In 1992, therapist Catherine Meyers referred her patient Donna Smith (then seventeen years old) to Joyanna Silberg at Sheppard Pratt. Meyers believed Smith to have been sexually abused by her father and thought she suffered from MPD as a result, and had pressured Smith to accept this explanation of her psychological problems. Silberg quickly confirmed the diagnosis and the two convinced Smith to commit herself to Richard Loewenstein’s new dissociative disorders unit at Sheppard-Pratt upon her eighteenth birthday. Early in her treatment there, she repeatedly expressed skepticism to Loewenstein about the claims of abuse generated with Meyers. He roundly ignored her concerns and proceeded with his own campaign of treatment sessions involving drugs and hypnosis for 20 months, during which she became convinced that she had been subjected to Satanic Ritual Abuse by her parents.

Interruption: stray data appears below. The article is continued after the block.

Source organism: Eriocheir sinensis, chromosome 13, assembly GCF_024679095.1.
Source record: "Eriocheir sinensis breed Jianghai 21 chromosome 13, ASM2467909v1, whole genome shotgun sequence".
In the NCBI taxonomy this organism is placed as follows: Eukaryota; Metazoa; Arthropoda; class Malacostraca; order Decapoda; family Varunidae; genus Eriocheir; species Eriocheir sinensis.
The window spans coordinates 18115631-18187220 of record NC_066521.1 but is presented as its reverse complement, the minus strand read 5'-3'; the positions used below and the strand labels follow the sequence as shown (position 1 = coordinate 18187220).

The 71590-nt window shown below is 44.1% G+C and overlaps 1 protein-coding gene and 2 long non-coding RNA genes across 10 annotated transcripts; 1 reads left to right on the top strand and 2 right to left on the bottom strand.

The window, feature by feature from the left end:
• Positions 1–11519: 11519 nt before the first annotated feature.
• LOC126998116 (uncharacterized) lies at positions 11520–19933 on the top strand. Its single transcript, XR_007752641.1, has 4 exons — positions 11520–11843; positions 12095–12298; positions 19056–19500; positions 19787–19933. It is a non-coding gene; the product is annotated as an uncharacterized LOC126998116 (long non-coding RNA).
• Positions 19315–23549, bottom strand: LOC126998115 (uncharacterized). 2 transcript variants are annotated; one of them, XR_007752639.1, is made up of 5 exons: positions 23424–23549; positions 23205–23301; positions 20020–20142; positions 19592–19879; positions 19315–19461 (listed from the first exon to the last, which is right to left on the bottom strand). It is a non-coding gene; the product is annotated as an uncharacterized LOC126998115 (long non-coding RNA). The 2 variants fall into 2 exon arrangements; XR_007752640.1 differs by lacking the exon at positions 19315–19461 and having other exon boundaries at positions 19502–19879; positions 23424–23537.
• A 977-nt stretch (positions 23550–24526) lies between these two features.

Smith’s father’s criminal trial for abuse ultimately lead to a hung jury. Within two weeks of the mistrial, Smith was abruptly and inexplicably discharged from Sheppard Pratt. She has since come to realize that none of the claims of abuse or cult behavior generated by her treatment with Meyers and Loewenstein were based in reality and has reconciled with her family. She filed a lawsuit in 1996 against Sheppard Pratt, Meyers and her employer Calvert Psychiatric Associates, Silberg, and Loewenstein. The parties ultimately settled out of court. (For a sense of how devastating these events can be to other family members, be sure to read this article at the Washington Post.)
The video below is taken from ABC News 20/20 "Lost Daughters" with correspondent Lynn Sherr: